The technology is a computer algorithm called a "classifier" because it can classify sets of subjects -- those with an autism spectrum disorder and those without -- based on functional magnetic resonance imaging (fMRI) brain scans.
By analyzing thousands of connections of brain network connectivity in scores of people with and without autism, the software found 16 key interregional functional connections that allowed it to tell, with high accuracy, who had been traditionally diagnosed with autism and who had not. The team developed the classifier with 181 adult volunteers at three sites in Japan and then applied it in a group of 88 American adults at seven sites. All the study volunteers with autism diagnoses had no intellectual disability.
The classifier, which blends two machine-learning algorithms, worked well in each population, averaging 85 percent accuracy among the Japanese volunteers and 75 percent accuracy among the Americans. The researchers calculated that the probability of seeing this degree of cross-population performance purely by chance was 1.4 in a million.
In another way of validating the classifier, the researchers asked whether the differences it notes in the 16 connections were predictive not only of whether a person had an autism diagnosis at all, but whether they relate to performance on the main diagnostic method currently available to clinicians, the Autism Diagnostic Observation Schedule. ADOS is based not on markers of biology or physiology, but instead on a doctor's interviews and observations of behavior. The classifier was able to predict scores on the ADOS communications component with a statistically significant correlation of 0.44.
The correlation suggests that the 16 connections identified by the classifier relate to attributes of importance in ADOS. When the researchers examined where these 16 connections are and what brain networks they affect, they found that 41 percent of the specific brain regions in which the 16 connections reside belonged within the cingulo-opercular network, which matters to brain functions such as conceiving of other people, face processing and emotional processing. Difficulties with such social and emotional perception tasks are important symptoms in autism spectrum disorders.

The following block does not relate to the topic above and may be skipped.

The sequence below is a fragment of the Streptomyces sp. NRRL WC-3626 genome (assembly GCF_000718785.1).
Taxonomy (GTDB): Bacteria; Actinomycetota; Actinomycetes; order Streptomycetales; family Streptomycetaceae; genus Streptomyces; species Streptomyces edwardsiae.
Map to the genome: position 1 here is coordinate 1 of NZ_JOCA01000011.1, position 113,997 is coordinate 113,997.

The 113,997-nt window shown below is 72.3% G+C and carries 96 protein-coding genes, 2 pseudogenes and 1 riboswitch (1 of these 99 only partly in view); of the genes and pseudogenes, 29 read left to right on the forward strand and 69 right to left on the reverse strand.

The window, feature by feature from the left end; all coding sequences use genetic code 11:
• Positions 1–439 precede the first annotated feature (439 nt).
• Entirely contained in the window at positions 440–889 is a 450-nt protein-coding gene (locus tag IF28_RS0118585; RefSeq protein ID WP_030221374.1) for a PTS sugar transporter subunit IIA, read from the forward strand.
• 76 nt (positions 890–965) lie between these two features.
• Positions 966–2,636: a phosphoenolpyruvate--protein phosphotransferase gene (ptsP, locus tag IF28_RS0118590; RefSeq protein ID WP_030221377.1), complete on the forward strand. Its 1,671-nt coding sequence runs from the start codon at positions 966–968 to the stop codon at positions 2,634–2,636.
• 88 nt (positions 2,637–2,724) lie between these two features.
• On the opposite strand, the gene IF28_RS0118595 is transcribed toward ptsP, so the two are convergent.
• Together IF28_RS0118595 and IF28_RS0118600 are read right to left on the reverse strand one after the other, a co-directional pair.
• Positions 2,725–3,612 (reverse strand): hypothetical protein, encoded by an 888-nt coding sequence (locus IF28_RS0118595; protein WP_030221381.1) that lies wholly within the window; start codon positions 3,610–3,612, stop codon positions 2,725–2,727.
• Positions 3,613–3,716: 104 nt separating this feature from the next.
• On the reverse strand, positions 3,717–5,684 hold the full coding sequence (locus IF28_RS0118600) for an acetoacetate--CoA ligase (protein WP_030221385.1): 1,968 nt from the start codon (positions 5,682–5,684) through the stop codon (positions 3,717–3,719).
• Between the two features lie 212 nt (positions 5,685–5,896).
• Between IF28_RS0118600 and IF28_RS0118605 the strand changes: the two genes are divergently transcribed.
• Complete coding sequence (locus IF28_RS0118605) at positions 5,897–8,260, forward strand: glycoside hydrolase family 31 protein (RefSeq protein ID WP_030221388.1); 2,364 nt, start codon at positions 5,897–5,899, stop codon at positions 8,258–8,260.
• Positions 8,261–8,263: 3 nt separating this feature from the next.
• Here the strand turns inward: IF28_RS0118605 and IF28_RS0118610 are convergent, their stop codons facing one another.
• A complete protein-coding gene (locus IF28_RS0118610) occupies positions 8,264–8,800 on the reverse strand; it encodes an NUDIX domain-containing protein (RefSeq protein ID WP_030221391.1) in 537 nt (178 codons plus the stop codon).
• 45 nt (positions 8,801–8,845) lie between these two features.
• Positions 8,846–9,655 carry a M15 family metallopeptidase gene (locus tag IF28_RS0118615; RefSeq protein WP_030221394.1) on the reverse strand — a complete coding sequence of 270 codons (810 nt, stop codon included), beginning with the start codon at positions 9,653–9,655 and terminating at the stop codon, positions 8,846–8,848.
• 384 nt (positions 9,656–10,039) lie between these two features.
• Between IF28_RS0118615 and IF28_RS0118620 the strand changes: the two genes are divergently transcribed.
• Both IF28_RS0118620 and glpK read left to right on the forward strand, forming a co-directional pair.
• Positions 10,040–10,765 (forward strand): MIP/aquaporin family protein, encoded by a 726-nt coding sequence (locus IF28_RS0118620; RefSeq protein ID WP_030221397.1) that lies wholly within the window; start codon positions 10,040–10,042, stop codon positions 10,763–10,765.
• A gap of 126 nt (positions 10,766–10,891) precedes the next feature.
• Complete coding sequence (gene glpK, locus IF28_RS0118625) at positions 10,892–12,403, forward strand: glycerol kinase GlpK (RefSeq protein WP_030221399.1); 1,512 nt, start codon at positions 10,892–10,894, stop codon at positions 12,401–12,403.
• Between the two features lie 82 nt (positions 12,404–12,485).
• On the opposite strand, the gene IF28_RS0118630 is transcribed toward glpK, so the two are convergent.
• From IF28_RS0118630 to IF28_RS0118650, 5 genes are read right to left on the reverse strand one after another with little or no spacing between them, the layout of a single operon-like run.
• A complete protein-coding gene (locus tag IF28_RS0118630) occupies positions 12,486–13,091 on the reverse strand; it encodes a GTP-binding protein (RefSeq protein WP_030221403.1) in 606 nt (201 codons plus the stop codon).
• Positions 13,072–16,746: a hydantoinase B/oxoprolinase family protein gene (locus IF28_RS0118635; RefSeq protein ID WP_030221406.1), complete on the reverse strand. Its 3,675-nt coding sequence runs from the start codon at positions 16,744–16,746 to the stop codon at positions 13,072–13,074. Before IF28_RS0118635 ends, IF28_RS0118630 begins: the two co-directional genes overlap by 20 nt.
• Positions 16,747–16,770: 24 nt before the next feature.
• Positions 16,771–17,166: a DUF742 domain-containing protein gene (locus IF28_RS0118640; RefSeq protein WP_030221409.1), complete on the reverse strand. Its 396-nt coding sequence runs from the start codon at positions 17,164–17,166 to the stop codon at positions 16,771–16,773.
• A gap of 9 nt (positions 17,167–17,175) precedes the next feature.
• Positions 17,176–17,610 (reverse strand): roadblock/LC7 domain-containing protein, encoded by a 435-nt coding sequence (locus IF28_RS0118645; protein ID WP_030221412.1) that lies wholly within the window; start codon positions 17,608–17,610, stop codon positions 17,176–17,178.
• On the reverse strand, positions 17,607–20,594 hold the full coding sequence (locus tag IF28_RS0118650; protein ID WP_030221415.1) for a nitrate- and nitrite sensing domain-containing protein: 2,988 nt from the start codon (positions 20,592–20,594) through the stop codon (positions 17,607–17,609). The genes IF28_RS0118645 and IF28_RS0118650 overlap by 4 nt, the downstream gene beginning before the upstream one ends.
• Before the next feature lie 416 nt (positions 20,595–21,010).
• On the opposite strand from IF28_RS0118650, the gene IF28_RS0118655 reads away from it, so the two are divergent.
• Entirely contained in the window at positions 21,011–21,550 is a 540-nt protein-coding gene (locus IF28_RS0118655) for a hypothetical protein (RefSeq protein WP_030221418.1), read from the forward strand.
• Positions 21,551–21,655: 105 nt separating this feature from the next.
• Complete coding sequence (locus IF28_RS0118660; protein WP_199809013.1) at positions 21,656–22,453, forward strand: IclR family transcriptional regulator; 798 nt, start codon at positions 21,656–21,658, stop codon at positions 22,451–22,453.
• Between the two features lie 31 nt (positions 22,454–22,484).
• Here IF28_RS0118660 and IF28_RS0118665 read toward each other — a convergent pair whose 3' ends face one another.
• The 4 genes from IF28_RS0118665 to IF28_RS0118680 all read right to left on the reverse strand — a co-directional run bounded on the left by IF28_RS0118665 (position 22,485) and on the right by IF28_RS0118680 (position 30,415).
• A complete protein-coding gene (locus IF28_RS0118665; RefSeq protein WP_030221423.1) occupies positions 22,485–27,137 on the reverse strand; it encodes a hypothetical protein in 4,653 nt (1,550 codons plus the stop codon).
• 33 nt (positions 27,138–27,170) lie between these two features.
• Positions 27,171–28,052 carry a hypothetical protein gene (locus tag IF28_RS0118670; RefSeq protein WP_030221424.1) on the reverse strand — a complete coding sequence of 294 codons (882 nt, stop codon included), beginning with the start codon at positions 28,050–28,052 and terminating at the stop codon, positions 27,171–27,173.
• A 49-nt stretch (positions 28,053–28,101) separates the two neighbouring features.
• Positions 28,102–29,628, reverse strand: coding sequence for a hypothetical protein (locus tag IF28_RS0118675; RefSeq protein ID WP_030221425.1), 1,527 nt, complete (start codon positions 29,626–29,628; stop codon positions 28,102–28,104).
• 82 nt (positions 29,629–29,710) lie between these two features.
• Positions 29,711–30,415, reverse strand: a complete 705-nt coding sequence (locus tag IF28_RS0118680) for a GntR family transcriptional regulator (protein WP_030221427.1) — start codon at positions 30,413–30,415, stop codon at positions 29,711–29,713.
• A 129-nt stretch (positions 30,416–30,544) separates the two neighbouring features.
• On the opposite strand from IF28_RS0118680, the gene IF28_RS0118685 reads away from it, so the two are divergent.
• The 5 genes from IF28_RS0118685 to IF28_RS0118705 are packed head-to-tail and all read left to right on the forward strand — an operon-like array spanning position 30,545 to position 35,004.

Finally, the team looked to see whether the classifier appropriately reflects the similarities and differences between autism spectrum disorders and other psychiatric conditions. Autism, for example, is known to share some similarities with schizophrenia but not with depression or attention deficit hyperactivity disorder, as indicated by a previous genome study. Applied to patients with each of these other disorders compared to similar people without the conditions, the classifier showed moderate but statistically significant accuracy in distinguishing schizophrenia patients, but not depression or ADHD patients.
Subjects only needed to spend about 10 minutes in the machine and didn't have to perform any special tasks. They just had to stay still and rest. Despite that simplicity and even though the classifier performed unprecedentedly well as a matter of research and is not yet ready to be a clinical tool. While the future may bring that development, refinements will be necessary first.
"The accuracy level needs to be much higher," author said. "Eighty percent accuracy may not be useful in the real world." It's also not clear how it would work among children, as the volunteers in this study were all adults.
But if the classifier's accuracy can be improved further, the researchers hope that it can be used not only as a physiology-based diagnostic tool but also for monitoring treatment. Doctors perhaps will be able to use the tool someday to monitor whether therapies produce changes in brain connectivity, author said.